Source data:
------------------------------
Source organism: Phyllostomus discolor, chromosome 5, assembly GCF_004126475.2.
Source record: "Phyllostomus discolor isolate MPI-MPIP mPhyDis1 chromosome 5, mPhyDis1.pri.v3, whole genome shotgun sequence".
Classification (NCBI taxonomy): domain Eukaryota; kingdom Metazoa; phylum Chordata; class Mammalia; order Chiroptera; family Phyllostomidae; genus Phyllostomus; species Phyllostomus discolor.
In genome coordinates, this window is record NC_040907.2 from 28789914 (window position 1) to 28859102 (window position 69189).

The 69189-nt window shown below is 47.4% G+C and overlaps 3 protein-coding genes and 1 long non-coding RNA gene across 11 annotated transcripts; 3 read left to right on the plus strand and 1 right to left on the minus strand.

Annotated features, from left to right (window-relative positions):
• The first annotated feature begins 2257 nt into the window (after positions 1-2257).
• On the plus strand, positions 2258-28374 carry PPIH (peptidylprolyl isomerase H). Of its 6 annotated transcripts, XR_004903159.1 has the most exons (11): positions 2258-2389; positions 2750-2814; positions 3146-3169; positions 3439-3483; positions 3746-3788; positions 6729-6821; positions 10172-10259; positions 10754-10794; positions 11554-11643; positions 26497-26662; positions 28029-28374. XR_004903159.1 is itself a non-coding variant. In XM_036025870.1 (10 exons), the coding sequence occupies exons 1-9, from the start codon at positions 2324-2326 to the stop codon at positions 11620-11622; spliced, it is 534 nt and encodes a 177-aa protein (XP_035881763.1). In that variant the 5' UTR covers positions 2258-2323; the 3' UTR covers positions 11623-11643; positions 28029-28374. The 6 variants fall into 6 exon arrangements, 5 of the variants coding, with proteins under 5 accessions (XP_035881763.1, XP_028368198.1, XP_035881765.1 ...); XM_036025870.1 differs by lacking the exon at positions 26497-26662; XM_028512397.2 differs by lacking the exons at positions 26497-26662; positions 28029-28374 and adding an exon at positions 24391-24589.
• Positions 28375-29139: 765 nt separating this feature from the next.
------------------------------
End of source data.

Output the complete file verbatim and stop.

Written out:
Source organism: Phyllostomus discolor, chromosome 5, assembly GCF_004126475.2.
Source record: "Phyllostomus discolor isolate MPI-MPIP mPhyDis1 chromosome 5, mPhyDis1.pri.v3, whole genome shotgun sequence".
Classification (NCBI taxonomy): domain Eukaryota; kingdom Metazoa; phylum Chordata; class Mammalia; order Chiroptera; family Phyllostomidae; genus Phyllostomus; species Phyllostomus discolor.
In genome coordinates, this window is record NC_040907.2 from 28789914 (window position 1) to 28859102 (window position 69189).

The 69189-nt window shown below is 47.4% G+C and overlaps 3 protein-coding genes and 1 long non-coding RNA gene across 11 annotated transcripts; 3 read left to right on the plus strand and 1 right to left on the minus strand.

Annotated features, from left to right (window-relative positions):
• The first annotated feature begins 2257 nt into the window (after positions 1-2257).
• On the plus strand, positions 2258-28374 carry PPIH (peptidylprolyl isomerase H). Of its 6 annotated transcripts, XR_004903159.1 has the most exons (11): positions 2258-2389; positions 2750-2814; positions 3146-3169; positions 3439-3483; positions 3746-3788; positions 6729-6821; positions 10172-10259; positions 10754-10794; positions 11554-11643; positions 26497-26662; positions 28029-28374. XR_004903159.1 is itself a non-coding variant. In XM_036025870.1 (10 exons), the coding sequence occupies exons 1-9, from the start codon at positions 2324-2326 to the stop codon at positions 11620-11622; spliced, it is 534 nt and encodes a 177-aa protein (XP_035881763.1). In that variant the 5' UTR covers positions 2258-2323; the 3' UTR covers positions 11623-11643; positions 28029-28374. The 6 variants fall into 6 exon arrangements, 5 of the variants coding, with proteins under 5 accessions (XP_035881763.1, XP_028368198.1, XP_035881765.1 ...); XM_036025870.1 differs by lacking the exon at positions 26497-26662; XM_028512397.2 differs by lacking the exons at positions 26497-26662; positions 28029-28374 and adding an exon at positions 24391-24589.
• Positions 28375-29139: 765 nt separating this feature from the next.